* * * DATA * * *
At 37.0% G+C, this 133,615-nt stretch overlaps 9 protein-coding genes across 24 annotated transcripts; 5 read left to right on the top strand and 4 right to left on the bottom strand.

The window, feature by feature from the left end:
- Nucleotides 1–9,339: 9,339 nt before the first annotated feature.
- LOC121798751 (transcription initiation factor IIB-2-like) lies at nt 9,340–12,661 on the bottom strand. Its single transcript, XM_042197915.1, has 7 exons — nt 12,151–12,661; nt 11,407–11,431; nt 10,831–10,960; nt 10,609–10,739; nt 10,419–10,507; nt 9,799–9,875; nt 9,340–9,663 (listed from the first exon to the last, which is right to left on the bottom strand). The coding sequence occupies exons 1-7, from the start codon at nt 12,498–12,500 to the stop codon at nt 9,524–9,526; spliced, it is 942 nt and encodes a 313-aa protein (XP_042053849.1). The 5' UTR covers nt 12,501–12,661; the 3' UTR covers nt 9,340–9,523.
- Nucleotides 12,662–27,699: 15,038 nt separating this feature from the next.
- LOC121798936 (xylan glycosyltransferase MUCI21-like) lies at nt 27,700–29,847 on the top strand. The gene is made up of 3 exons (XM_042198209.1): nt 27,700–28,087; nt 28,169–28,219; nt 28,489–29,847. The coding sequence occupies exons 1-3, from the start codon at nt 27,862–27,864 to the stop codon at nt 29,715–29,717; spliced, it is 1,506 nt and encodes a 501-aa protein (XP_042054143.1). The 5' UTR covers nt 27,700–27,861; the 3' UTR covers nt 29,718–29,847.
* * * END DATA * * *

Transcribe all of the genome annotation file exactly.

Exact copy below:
At 37.0% G+C, this 133,615-nt stretch overlaps 9 protein-coding genes across 24 annotated transcripts; 5 read left to right on the top strand and 4 right to left on the bottom strand.

The window, feature by feature from the left end:
- Nucleotides 1–9,339: 9,339 nt before the first annotated feature.
- LOC121798751 (transcription initiation factor IIB-2-like) lies at nt 9,340–12,661 on the bottom strand. Its single transcript, XM_042197915.1, has 7 exons — nt 12,151–12,661; nt 11,407–11,431; nt 10,831–10,960; nt 10,609–10,739; nt 10,419–10,507; nt 9,799–9,875; nt 9,340–9,663 (listed from the first exon to the last, which is right to left on the bottom strand). The coding sequence occupies exons 1-7, from the start codon at nt 12,498–12,500 to the stop codon at nt 9,524–9,526; spliced, it is 942 nt and encodes a 313-aa protein (XP_042053849.1). The 5' UTR covers nt 12,501–12,661; the 3' UTR covers nt 9,340–9,523.
- Nucleotides 12,662–27,699: 15,038 nt separating this feature from the next.
- LOC121798936 (xylan glycosyltransferase MUCI21-like) lies at nt 27,700–29,847 on the top strand. The gene is made up of 3 exons (XM_042198209.1): nt 27,700–28,087; nt 28,169–28,219; nt 28,489–29,847. The coding sequence occupies exons 1-3, from the start codon at nt 27,862–27,864 to the stop codon at nt 29,715–29,717; spliced, it is 1,506 nt and encodes a 501-aa protein (XP_042054143.1). The 5' UTR covers nt 27,700–27,861; the 3' UTR covers nt 29,718–29,847.